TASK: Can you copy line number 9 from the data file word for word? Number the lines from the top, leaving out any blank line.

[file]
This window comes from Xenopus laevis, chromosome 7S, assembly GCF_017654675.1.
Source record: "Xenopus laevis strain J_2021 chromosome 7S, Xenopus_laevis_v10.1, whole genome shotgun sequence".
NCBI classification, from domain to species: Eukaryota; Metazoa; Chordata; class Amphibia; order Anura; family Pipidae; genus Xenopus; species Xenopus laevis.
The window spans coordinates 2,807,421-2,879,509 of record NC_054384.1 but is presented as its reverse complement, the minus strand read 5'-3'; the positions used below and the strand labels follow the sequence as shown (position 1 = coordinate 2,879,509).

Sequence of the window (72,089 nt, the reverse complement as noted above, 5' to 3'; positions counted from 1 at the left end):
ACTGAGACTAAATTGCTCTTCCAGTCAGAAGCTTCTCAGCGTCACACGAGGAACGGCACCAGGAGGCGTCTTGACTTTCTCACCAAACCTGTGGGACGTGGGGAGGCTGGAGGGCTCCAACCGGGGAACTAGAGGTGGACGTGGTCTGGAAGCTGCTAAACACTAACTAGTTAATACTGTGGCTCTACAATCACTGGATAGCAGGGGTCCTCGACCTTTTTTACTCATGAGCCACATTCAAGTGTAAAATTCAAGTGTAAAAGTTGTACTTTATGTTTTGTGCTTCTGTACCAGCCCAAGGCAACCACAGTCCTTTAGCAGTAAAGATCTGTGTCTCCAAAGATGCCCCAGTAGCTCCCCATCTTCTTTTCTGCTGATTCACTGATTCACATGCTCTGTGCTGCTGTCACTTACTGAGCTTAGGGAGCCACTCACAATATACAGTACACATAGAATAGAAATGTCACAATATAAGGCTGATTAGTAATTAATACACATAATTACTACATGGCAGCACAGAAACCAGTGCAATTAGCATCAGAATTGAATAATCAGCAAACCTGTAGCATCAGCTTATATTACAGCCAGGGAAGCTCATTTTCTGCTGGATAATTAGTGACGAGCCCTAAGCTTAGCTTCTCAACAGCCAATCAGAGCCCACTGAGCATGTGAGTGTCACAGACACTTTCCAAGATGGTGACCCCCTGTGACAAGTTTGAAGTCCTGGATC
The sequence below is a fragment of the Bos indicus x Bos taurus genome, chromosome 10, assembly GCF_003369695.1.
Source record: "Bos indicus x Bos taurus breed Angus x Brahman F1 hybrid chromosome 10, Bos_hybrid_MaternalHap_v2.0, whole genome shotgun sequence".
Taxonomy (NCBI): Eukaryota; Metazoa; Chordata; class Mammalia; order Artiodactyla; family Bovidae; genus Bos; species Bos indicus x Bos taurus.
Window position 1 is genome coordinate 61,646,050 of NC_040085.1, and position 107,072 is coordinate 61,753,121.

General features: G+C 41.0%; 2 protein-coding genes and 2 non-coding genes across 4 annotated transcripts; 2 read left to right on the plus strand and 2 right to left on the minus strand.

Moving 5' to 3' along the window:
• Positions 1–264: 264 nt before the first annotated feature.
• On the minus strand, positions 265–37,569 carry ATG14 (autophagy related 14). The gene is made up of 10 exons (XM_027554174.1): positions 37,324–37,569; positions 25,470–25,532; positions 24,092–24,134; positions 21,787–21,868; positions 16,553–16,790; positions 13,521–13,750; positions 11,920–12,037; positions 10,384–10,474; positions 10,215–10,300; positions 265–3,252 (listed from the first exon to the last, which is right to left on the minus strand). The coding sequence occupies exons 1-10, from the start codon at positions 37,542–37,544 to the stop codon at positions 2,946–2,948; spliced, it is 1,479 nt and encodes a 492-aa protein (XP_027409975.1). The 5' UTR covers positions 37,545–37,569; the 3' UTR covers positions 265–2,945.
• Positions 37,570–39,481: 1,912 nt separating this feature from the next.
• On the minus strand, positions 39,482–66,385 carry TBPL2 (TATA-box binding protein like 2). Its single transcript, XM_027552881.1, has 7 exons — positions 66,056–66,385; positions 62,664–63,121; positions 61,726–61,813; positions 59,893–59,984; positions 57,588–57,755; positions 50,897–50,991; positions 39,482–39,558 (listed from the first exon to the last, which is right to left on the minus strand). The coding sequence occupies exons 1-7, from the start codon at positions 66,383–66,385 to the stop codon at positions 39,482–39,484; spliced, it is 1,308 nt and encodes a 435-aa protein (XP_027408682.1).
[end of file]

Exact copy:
Taxonomy (NCBI): Eukaryota; Metazoa; Chordata; class Mammalia; order Artiodactyla; family Bovidae; genus Bos; species Bos indicus x Bos taurus.